H How Online Adver rtising WorksIn econo omically diff ficult times, advertisers’ ability to co omprehensively and acc curately meaasure theeffective eness of adv vertising beccomes even more important. Typica ally, markete use click ers k-throughrates (CCTRs) to assess the effec ctiveness of an online caampaign. Hoowever, CTR are extrem Rs mely low,and hav continually declined ov the past f ve y ver few years. The markets listed in Figu 5 saw an average T l uredecline o 28% in jus one year. In Germany CTRs decre of st y eased by 15% in 2009 an are now at a level % nd aof only 00.11%, whils the averag CTR on ads hosted on Tomorro Focus site in Novem st ge ow tes mber andDecemb 2010 was just 0.07%. The market listed in Fi ber s . ts igure 5 saw an average d a decline of 28 in just 8%one year.In addition, accordin to DoubleClick, it se ng eems that CTRs are inv C versely corre elated to the relative e cation of the audience This measophistic eir es. ans that the few people who do c e click on ads are not snecessaarily represe entative of the people an advertis t ser wants to reach. Ma o arkets wher online readvertising spend is higher, and consumers see more campaigns, have even lo s d s c h ower CTRs. As usersbecome accustomed to conducting online ac d ctivities, it apppears that CTRs decline.. Figure 5: Worldwide Click-Throug Rates 5 gh 0,2 2% India 0,18% 0,16% Netherlands 0,14% 0,18% C China 0,12% 0,14% S Spain 0,12% 0,12% Fr rance 0,12% 0,13% 20 008 many Germ 0 0,11% 20 009 0,12% Italy 0,10 0% 0,1% % US 0,10 0% 0,1% % Canada 0,09% 0,1% % Aus stralia 0,07% 0,08% UK 0,07%Click-throu rates across Static Image, Flash and Rich Media formats ugh s hSource: Doubleclick DAR for Advertiser a cross-sectio of regions, January – Decem RT rs on mber 2008 / 200 09For the German Pr remium Disp play Network TOMORRO FOCUS MEDIA, w k OW S which serves about 4billion ad per month the averag CTR in 20 was 0.14 on avera (CTR-Re ds h, ge 010 4% age eport TF Med dia). Thisdata sho ows, that click rates in a premium network like TOMORRO FOCUS MEDIA are slightly e OW S ehigher t than the ave erage CTR in Germany but still quite low, ranging from 0.08% for a classic y, qskyscrap up to 0.8 per 86% for a bannderole ad (F Figure 6). Figure 6: Exa ample CTRs on TOMORRO FOCUS NETWORK 20 o OW N 010 Average Click Rates (on n TOMORRO OW FOCUS CTR in % Network 2010) Banderole Ad 0,8 86 Wallpaper 0,5 56 Panorama Ad 0,4 44 PAGE 5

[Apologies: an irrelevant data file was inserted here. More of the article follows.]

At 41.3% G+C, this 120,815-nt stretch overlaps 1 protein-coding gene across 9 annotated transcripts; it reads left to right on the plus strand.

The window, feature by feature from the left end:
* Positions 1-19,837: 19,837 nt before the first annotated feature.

H How Online Adver rtising Works Super Bann ner 0,1 15 Medium Reectangle 0,1 11 Skyscraper 0,0 08 Source: CTR-Analysis, TO OMORROW FO OCUS Media, Ja an-Dec 2010One fact that seem to be driv tor ms ving this is th at more and more branding campaig do not ha a call gns aveto action in the cre n eative. The task of thes ad forma is buildin up brand awareness loyalty, se ats ng d s,recommmendation etc instead of high click-thr c. rough rates. The new ove ersized ad fo ormats and video-ads v mportant step towards the Internet as a branding channel like TV.are an im s Figure 7: Exa ample for an Oversized Cr reative without direct call to actionSo, do lo CTRs me that the advertising is not effective? comSco research indicates th this is ow ean ore h hatnot the c case. The re esearch show that the u of CTRs to measure effectiveness results in marketers ws use e s mbasing ttheir conclus sions on acctivity that o ccurs, in most cases, for a mere 0.1% of all the ads fdelivered (and focus on peop who migh not even be in the ad d ses ple ht dvertiser’s ta arget segmen while nt),ignoring the effects that the othe 99.9% of the ads pote er entially have on consum e mers. In othe words, erthe CTR can be quite misleadin in evalua R ng ating campaign impact. It is essentia to establis a new al shcurrency in the nea future that is able to measure the success of advertising effects in branding y ar t e o gcampaig gns. To further confirm that conclu usion, we move from an analysis of CTRs an to an m a ndinvestiga ation of the c clickers them mselves.NATURA BORN C AL CLICKERS: STUDY DES S SIGNIn July 2 2007 in the UU.S., comSc core conduct ted the first study that ex s xamined how Internet us w sers clickon the a ads to which they have been expos h sed. The stu has sinc been upd udy ce dated to allo for an owanalysis of trends. c s comScore’s proprietary te p echnology pa assively meaasures all the digital activ of its e vitypanelists and collec complete URL/click s s, cts e stream data. The information collect . ted also included theactual creative used in the adve d ertising. With hout collectin any personally identifia ng able data, comScoreused its proprietary panel to ob bserve Intern users’ on net nline behavio and asso our ociated ad exposure, eincluding whether o not the panelists clic g or p cked on an ad. The ad exposure a d and click da were ataintegrate into a database and panelists’ sit visitation was categor ed te rised accordding to the comScoresite cate egories. PAGE 6